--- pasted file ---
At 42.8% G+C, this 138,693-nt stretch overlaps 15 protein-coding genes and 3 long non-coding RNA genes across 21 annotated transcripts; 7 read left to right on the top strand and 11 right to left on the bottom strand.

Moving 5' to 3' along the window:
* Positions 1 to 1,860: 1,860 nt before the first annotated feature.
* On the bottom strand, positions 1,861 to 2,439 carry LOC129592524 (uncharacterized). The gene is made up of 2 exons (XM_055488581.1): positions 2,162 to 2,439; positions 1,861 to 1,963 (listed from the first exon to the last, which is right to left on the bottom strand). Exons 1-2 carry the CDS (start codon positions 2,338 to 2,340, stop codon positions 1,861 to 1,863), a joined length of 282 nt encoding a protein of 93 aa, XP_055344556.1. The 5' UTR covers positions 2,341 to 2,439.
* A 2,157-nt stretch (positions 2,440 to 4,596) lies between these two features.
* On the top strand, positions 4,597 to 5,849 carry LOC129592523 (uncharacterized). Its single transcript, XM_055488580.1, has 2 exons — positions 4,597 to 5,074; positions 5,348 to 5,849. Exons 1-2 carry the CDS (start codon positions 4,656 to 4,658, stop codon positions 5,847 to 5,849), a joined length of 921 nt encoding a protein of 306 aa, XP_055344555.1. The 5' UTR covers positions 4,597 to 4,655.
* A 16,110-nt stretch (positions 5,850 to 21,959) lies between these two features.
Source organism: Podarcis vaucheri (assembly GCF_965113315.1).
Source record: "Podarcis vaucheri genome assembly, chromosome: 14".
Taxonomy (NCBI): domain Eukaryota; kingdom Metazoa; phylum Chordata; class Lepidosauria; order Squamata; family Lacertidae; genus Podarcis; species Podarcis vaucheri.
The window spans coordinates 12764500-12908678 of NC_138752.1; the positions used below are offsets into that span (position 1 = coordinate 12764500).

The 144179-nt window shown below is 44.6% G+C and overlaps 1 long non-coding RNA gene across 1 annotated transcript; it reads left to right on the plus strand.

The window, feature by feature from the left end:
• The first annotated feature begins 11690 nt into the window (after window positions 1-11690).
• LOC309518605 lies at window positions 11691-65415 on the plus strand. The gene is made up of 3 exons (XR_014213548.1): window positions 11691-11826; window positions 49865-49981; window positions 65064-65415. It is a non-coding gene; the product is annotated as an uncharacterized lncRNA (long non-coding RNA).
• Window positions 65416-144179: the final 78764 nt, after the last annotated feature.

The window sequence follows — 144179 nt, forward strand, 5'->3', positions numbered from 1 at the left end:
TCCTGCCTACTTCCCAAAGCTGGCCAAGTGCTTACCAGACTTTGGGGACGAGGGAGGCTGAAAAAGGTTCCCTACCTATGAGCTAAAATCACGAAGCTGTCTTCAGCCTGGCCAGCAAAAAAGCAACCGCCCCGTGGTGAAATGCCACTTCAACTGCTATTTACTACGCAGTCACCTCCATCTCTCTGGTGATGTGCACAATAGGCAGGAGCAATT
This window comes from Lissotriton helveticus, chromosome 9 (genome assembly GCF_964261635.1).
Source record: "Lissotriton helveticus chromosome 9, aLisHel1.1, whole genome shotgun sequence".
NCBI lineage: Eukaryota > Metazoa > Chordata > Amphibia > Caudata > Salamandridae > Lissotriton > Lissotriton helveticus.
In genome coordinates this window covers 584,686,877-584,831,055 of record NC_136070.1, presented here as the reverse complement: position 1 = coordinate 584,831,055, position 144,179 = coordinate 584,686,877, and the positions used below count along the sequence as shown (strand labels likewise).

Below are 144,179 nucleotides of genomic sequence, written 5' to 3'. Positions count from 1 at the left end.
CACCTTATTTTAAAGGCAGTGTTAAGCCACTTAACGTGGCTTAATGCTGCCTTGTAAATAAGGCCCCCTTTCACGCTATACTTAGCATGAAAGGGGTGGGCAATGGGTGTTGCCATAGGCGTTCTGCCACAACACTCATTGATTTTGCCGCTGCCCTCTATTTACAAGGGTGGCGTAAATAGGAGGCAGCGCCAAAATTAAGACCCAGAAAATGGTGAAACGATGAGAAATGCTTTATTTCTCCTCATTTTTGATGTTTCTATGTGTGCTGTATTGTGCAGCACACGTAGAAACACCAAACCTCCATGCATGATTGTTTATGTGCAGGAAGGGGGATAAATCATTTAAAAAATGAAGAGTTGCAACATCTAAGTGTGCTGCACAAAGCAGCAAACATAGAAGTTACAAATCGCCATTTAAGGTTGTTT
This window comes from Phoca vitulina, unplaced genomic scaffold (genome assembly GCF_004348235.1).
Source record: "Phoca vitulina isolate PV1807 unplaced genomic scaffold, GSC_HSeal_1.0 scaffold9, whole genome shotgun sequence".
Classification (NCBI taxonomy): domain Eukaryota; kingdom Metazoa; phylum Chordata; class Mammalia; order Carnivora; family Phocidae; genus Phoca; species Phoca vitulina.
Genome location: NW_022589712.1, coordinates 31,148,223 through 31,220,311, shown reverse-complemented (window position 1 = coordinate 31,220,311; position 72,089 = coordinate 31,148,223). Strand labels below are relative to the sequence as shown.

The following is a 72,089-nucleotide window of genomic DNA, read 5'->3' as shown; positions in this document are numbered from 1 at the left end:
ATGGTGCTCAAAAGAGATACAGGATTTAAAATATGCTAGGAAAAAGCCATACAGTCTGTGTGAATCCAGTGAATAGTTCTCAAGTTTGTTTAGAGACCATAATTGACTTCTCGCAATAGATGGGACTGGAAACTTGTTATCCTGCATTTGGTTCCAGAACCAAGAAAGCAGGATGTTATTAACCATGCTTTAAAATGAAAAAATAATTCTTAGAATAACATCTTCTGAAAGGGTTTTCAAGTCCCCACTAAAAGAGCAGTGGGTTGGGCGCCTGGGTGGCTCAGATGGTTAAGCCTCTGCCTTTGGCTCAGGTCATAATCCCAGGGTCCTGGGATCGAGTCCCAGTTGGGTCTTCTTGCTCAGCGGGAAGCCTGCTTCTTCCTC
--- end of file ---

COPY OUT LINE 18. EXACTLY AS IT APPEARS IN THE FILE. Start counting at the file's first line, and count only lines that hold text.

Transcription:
TCCTGCCTACTTCCCAAAGCTGGCCAAGTGCTTACCAGACTTTGGGGACGAGGGAGGCTGAAAAAGGTTCCCTACCTATGAGCTAAAATCACGAAGCTGTCTTCAGCCTGGCCAGCAAAAAAGCAACCGCCCCGTGGTGAAATGCCACTTCAACTGCTATTTACTACGCAGTCACCTCCATCTCTCTGGTGATGTGCACAATAGGCAGGAGCAATT